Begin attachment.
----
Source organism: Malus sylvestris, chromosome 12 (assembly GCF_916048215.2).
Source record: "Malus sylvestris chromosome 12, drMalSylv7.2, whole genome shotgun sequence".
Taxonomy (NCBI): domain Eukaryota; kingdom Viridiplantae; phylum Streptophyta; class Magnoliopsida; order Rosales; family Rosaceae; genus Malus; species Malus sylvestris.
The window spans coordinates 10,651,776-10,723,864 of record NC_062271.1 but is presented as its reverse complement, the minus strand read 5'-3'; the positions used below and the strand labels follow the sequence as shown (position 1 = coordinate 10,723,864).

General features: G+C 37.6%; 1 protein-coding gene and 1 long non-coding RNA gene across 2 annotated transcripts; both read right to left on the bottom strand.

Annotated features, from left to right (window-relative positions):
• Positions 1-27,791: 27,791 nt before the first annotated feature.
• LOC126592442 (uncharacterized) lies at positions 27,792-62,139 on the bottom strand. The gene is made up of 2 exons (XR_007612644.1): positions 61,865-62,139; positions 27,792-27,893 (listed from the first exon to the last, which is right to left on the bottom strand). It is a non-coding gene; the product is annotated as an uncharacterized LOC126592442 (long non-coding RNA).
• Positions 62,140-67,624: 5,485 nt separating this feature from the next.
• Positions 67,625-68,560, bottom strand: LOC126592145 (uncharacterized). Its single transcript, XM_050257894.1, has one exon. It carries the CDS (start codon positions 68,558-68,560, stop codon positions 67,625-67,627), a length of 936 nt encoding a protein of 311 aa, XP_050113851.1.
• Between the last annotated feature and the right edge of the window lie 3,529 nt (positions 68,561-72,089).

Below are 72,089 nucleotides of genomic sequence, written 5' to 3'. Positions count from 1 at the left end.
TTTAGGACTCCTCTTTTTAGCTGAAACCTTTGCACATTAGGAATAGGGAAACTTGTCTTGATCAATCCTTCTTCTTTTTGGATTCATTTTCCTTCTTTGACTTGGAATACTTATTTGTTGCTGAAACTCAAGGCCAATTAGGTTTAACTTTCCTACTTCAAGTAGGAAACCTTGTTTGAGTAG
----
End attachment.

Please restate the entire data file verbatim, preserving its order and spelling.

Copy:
Source organism: Malus sylvestris, chromosome 12 (assembly GCF_916048215.2).
Source record: "Malus sylvestris chromosome 12, drMalSylv7.2, whole genome shotgun sequence".
Taxonomy (NCBI): domain Eukaryota; kingdom Viridiplantae; phylum Streptophyta; class Magnoliopsida; order Rosales; family Rosaceae; genus Malus; species Malus sylvestris.
The window spans coordinates 10,651,776-10,723,864 of record NC_062271.1 but is presented as its reverse complement, the minus strand read 5'-3'; the positions used below and the strand labels follow the sequence as shown (position 1 = coordinate 10,723,864).

General features: G+C 37.6%; 1 protein-coding gene and 1 long non-coding RNA gene across 2 annotated transcripts; both read right to left on the bottom strand.

Annotated features, from left to right (window-relative positions):
• Positions 1-27,791: 27,791 nt before the first annotated feature.
• LOC126592442 (uncharacterized) lies at positions 27,792-62,139 on the bottom strand. The gene is made up of 2 exons (XR_007612644.1): positions 61,865-62,139; positions 27,792-27,893 (listed from the first exon to the last, which is right to left on the bottom strand). It is a non-coding gene; the product is annotated as an uncharacterized LOC126592442 (long non-coding RNA).
• Positions 62,140-67,624: 5,485 nt separating this feature from the next.
• Positions 67,625-68,560, bottom strand: LOC126592145 (uncharacterized). Its single transcript, XM_050257894.1, has one exon. It carries the CDS (start codon positions 68,558-68,560, stop codon positions 67,625-67,627), a length of 936 nt encoding a protein of 311 aa, XP_050113851.1.
• Between the last annotated feature and the right edge of the window lie 3,529 nt (positions 68,561-72,089).

Below are 72,089 nucleotides of genomic sequence, written 5' to 3'. Positions count from 1 at the left end.
TTTAGGACTCCTCTTTTTAGCTGAAACCTTTGCACATTAGGAATAGGGAAACTTGTCTTGATCAATCCTTCTTCTTTTTGGATTCATTTTCCTTCTTTGACTTGGAATACTTATTTGTTGCTGAAACTCAAGGCCAATTAGGTTTAACTTTCCTACTTCAAGTAGGAAACCTTGTTTGAGTAG